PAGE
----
Mahonia - Oregon Grape

mahoniathumb.jpgJuly 2010 - Mahonia is a commonly planted shrub in gardens and parks - it can also sometimes be found naturalised in woodland - the berries are supposedly edible, but what are they like?

mahonia1.jpgMahonia aquifolium is the most well known species in this genus - it's a shrub with stiff, upright stems and glossy green leaves that superficially resemble holly.

It originates in the Americas, but is very widely planted here in the UK and may be found growing wild - I've seen great swathes of it in woodland near Thetford, Norfolk.

It has highly fragrant yellow flowers in winter and early spring, followed by purple berries which have a waxy bloom, making them appear vivid blue.

The plant (and the fruit) is also known by the common name Oregon Grape, although it is not related to grapes

mahonia2.jpgI picked a small bowl of the berries from the Mahonia in my own garden (so this is more urban foraging than proper wild food) - they look fantastic,.

Eaten raw, they are extremely tart - and not particularly fruity tasting - just sour, and they are very seedy.

I've tried making jelly from them in the past, but it didn't seem to matter how much sugar I added, the flavour was unbearably sour. What else can we try?

mahonia3.jpgWell, maybe we can treat them like sloes - which are also extremely sour as a fresh fruit.

So, I pricked the berries (not individually, I just let loose on them with a fork while they were in the bowl), added approximately an equal volume of sugar to fruit and covered them with a generous splash of gin in a clean jar.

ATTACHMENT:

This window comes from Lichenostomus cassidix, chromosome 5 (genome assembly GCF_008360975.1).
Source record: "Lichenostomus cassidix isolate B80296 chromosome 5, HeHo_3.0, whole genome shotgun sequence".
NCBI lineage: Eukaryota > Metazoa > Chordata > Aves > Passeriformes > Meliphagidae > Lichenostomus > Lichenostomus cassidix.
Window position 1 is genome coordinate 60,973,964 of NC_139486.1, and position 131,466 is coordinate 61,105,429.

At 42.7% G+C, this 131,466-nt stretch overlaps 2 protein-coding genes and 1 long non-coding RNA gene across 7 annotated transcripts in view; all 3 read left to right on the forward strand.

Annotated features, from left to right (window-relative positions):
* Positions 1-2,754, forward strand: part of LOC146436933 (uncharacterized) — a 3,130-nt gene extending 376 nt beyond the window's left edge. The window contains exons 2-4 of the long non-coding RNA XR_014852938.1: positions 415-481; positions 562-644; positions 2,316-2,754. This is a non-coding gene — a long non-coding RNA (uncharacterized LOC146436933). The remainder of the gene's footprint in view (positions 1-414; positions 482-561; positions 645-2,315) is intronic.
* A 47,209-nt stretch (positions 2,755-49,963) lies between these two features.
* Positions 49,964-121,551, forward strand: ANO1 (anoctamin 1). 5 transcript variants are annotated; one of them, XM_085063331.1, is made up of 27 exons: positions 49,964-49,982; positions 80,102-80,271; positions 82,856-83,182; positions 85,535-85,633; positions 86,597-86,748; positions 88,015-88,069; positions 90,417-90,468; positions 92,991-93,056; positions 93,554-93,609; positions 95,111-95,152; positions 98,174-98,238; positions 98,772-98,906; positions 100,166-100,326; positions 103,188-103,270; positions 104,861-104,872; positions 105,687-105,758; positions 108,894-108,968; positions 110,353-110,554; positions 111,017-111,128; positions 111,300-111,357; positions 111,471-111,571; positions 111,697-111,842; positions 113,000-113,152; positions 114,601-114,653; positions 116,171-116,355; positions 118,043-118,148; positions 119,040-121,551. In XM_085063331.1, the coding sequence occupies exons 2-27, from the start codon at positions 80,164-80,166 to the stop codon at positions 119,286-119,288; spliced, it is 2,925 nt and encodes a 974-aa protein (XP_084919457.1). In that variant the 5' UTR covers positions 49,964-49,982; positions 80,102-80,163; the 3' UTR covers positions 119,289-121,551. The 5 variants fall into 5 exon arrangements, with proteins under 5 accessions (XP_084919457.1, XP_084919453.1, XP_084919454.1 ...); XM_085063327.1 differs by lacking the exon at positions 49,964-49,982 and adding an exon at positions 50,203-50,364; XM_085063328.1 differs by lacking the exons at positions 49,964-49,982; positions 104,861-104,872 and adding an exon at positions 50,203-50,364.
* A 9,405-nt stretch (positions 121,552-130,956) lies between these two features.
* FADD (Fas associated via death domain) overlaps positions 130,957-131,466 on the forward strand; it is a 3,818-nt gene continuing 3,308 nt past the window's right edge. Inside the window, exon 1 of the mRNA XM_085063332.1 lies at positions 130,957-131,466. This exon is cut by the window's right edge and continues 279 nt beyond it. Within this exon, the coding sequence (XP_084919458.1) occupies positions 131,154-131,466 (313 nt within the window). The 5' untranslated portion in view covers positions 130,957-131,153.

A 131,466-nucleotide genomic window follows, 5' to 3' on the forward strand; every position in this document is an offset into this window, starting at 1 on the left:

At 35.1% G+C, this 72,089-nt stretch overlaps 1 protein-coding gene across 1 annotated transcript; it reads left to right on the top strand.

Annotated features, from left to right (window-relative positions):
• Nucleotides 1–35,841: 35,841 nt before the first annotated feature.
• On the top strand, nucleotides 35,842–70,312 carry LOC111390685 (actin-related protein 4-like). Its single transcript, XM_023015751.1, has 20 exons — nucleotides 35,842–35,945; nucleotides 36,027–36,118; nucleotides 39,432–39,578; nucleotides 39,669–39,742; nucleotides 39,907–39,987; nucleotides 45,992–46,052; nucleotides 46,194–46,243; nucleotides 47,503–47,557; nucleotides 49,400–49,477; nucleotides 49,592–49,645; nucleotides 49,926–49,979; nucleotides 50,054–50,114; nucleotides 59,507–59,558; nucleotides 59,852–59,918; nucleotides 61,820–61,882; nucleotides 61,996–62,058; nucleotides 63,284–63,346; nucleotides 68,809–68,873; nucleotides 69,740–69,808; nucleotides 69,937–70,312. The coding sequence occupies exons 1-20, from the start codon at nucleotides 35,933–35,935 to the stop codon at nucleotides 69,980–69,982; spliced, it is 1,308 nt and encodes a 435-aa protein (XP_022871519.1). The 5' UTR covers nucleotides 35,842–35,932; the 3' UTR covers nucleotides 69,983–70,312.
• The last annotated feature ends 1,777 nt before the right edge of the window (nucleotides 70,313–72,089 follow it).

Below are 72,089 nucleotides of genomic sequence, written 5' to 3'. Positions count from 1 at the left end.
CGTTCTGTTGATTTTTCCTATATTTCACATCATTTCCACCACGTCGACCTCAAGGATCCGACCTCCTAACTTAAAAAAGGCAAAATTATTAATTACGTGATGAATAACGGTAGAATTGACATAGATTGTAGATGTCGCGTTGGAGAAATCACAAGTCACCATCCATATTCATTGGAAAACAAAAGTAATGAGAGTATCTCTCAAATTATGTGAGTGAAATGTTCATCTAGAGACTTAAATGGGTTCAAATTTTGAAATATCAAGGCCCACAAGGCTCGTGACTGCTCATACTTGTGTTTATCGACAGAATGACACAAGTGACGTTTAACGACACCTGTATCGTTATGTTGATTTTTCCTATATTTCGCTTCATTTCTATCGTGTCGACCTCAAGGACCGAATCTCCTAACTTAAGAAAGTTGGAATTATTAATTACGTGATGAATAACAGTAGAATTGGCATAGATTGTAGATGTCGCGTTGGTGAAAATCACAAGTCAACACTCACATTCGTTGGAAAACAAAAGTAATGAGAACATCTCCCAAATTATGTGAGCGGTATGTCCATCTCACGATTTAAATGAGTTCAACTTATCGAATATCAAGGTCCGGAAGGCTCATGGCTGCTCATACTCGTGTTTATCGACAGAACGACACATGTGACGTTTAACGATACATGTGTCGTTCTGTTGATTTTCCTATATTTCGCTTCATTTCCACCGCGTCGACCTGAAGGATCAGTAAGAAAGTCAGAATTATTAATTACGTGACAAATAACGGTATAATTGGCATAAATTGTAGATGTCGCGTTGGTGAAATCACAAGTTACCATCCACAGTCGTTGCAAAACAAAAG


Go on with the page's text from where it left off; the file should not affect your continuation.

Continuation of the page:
Almost immediately, the deep purple juice started to seep out and colour the liquor.

mahonia4.jpgA few days later, all the sugar has dissolved and a lot of colour has come out into the gin.

It doesn't smell very promising - still not really all that aromatic - they smell like vegetables, not fruit, but we'll have to wait and see - I'll leave them steeping for a couple of months.

Update - January 2011

OK, here we are, six months later. It took a long time to get back to this, and I apologise to everyone who was left wondering. I dug the jar out of the back of the top shelf of my cupboard and opened it...

The liquor, which was blue-purple for a long time has now turned reddish-brown. The berries are almost white, having given up all their pigment to the gin.


Not initially promising. The first whiff of aroma that rose from the opened jar wasn't really very pleasant, in a weird sort of non-fruity vegetable way, however, this dispersed and didn't come back - maybe it's just where the jar has remained half full and closed for so long.


Actually, pretty good. Not really fruity at all, which seems odd for a luscious dark blue berry like this, but there's a pleasant astringent bitterness that balances the alcohol and the sweetness of the added sugar rather well. The flavour is complex, but slightly elusive, making you want to try another sip, just to pin it down.

This might be a nice drink to enjoy in small glasses as an appetiser before a meal. It's a curious drink, but not a bad one after all.